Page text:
Pro/ENGINEER RSD 7 provides a single, fully integrated environment for creating the top-level system design and electrical schematic that integrates the flow of information throughout the entire cabling design process. You create your electrical schematics in RSD, and all the connectivity information required by electromechanical designers is electronically sent via XML to automate the routing within the digital mockup.
Pro/ENGINEER RSD doesn’t just find an available path for the cabling, it finds the best possible path. And using two optional add-ons — PTC’s RSDSimulate and SMARTSymbol libraries from PTC partner Virtual Interconnect (not required with RSD) — you can even simulate the schematic from an electrical standpoint. Because designers can only assume wire and cable lengths, the analysis provided by this solution serves as a guide to the designer.
The “smart” piece happens once the schematic data has been electronically transferred to the mechanical design for routing within the digital mockup. At that point, routing information such as wire length can be extracted from the cabling design and reused for further, more accurate simulation.
Pro/ENGINEER RSD 7.0 provides an environment to develop the block interconnection diagram (BID) that’s often used to define the top-level system design as well as the wiring interconnection diagram (WID). The BID describes the different modules at a high level and how they are to be interconnected. It provides a high-level representation of the critical requirements of the electrical design that serves as a guide to the often large team of electrical engineers responsible for the detailed design process. In the normal design flow, a single engineer or a small team creates the BID, which is then divided into sections and parceled out to a larger group of engineers who create the schematic diagram that forms the basis of the WID.
Wiring Interconnect Diagram (WID) creation is automated from the corresponding Block InterconnectDiagram (BID).
BID linked to WID
Pro/ENGINEER RSD can also be used to create the WID that’s used to define the wiring design at the most electrically detailed level. Normally, a considerable amount of time must be spent at various stages of the design process checking the BID against the WID to ensure that all the required interconnections are made correctly between modules. The linkage between the BID and WID provided by Pro/ENGINEER RSD automates this checking process, saving a considerable amount of time and eliminating the risk of errors.
In addition, Pro/ENGINEER RSD provides an environment for schematic design that supports concurrent engineering, so that each engineer has full access to the BID, making it easy to define design rules including diameter, thickness, grouping, packing, strip lengths, terminators, etc., and enforcing these rules during the cable routing process.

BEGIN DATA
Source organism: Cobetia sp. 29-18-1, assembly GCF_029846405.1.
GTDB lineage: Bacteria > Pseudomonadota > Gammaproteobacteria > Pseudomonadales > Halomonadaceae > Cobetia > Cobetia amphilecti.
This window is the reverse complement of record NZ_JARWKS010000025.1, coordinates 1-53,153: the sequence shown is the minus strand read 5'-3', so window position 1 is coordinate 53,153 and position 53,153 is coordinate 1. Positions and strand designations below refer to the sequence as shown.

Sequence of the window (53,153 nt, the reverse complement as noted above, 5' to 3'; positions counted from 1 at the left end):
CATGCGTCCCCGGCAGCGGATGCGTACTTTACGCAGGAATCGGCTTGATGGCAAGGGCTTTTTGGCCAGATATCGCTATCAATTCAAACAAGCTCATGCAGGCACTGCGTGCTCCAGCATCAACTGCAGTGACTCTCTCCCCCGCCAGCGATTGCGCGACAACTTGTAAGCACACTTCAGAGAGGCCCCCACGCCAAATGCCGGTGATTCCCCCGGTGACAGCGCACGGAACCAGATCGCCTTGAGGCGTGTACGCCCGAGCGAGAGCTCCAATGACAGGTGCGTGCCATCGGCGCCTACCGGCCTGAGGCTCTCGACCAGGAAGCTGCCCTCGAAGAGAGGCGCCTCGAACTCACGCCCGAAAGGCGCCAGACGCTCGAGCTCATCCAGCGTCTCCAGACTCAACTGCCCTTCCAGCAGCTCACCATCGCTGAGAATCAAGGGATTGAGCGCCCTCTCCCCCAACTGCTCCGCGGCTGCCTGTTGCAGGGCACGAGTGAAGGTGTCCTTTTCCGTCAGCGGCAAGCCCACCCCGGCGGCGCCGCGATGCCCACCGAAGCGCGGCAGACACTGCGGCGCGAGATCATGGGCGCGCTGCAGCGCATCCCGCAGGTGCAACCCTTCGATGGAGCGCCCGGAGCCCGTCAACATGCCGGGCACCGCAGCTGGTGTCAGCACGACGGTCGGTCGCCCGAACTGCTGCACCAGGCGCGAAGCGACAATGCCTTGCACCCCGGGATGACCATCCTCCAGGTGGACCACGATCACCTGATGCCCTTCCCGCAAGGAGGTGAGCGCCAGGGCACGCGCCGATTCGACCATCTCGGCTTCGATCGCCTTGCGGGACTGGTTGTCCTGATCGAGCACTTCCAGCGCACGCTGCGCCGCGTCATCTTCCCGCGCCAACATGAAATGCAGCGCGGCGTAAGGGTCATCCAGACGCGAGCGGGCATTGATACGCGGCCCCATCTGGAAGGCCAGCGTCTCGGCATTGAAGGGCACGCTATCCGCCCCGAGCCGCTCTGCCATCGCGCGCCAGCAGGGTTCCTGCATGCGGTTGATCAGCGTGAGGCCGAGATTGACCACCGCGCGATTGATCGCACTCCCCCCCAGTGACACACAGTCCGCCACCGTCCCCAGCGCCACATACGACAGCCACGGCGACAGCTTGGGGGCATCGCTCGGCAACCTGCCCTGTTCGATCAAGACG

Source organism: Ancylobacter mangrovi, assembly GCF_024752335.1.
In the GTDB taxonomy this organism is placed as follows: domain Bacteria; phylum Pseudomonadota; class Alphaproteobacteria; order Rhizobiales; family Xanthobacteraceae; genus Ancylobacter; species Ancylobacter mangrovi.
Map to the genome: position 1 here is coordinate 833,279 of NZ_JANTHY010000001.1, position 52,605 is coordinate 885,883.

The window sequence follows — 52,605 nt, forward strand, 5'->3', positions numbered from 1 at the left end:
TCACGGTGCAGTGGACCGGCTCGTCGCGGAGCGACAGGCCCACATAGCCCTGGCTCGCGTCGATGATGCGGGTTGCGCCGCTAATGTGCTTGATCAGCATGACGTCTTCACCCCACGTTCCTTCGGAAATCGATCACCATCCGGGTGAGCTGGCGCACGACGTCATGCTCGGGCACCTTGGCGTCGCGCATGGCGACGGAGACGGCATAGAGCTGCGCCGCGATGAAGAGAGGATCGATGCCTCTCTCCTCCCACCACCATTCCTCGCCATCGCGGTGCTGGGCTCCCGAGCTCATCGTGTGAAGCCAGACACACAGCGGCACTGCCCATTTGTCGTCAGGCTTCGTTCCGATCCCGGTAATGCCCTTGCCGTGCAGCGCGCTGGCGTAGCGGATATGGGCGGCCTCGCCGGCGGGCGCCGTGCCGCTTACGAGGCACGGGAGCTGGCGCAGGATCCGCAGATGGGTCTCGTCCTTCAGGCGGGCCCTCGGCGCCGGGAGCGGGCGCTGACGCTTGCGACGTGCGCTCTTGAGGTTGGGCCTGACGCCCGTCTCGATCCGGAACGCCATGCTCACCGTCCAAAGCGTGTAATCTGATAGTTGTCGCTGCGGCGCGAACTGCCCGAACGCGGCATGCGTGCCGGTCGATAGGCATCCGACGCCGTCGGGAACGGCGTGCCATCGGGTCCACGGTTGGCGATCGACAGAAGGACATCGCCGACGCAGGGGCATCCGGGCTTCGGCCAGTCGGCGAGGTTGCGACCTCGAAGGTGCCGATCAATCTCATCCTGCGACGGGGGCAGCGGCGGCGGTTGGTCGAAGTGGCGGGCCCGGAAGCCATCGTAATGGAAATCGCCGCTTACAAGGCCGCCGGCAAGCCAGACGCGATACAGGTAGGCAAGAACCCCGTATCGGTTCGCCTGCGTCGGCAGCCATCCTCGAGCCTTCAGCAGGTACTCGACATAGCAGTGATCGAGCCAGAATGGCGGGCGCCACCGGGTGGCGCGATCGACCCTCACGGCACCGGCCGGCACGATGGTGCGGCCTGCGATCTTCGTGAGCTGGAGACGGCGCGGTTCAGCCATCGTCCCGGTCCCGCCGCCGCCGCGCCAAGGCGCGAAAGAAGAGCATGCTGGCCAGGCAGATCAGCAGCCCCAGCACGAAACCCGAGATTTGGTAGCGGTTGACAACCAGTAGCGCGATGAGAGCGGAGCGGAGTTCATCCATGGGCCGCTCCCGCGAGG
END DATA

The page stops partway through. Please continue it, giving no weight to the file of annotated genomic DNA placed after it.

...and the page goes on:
Engineers can use 2D symbols from Virtual Interconnect’s SMARTSymbol library to define the electrical and mechanical aspects of the cable such as resistance, inductance, and capacitance per unit length, and voltage and current rating. Virtual Interconnect’s SMARTParts library also provides 3D geometry. These libraries seamlessly integrate with RSDSimulate, which determines voltage drops as a function of loading or current everywhere on the circuit.
Electrical schematic drives 3D routing
At a suitable point, well before the schematic is completed, you can leverage the knowledge contained within the schematic to automate the creation of harnesses within the 3D CAD assembly. This streamlines the design process by removing the tedious manual process of interpreting 2D schematic diagrams. Plus, by automating this process, you virtually eliminate inconsistencies between the electrical and mechanical designs by ensuring adherence to the schematics.
Upon importing the XML file containing the 2D electrical information into the 3D CAD model of the product, the engineer has the option of routing the cable either manually or automatically. The design rules that were defined in the electrical schematic, transferred along with the connectivity information, are used to drive both manual and automated routing. The SMARTParts library saves additional time by providing 3D CAD models of the various types of connectors that are automatically invoked based on the schematic.
When the cable routing process is completed, you can export the length of each cable run and other parameters back to the 2D RSD design environment in order to update the schematic diagram. This, in turn, makes it possible to re-run the electrical simulation with accurate cable lengths. These operations can be performed without the tedious task of manually entering data, which can be time consuming and prone to errors. Whenever a design change occurs, the new design information can easily be transferred electronically.
By bridging the gap between the electrical and mechanical disciplines, Pro/ENGINEER Routed Systems Designer 7.0 and the Virtual Interconnect libraries can dramatically reduce the time and risk of error involved in cabling design. No doubt, as products become more complex, the length of cable harnesses will continue to grow. Yet, with today’s advanced 3D design technology, the time required to design these massive harnesses will continue to become more and more compressed.
Pro/ENGINEER RSD 7.0
Jim Barrett-Smith is a product manager at PTC. To comment on this article, send e-mail to DE- [email protected].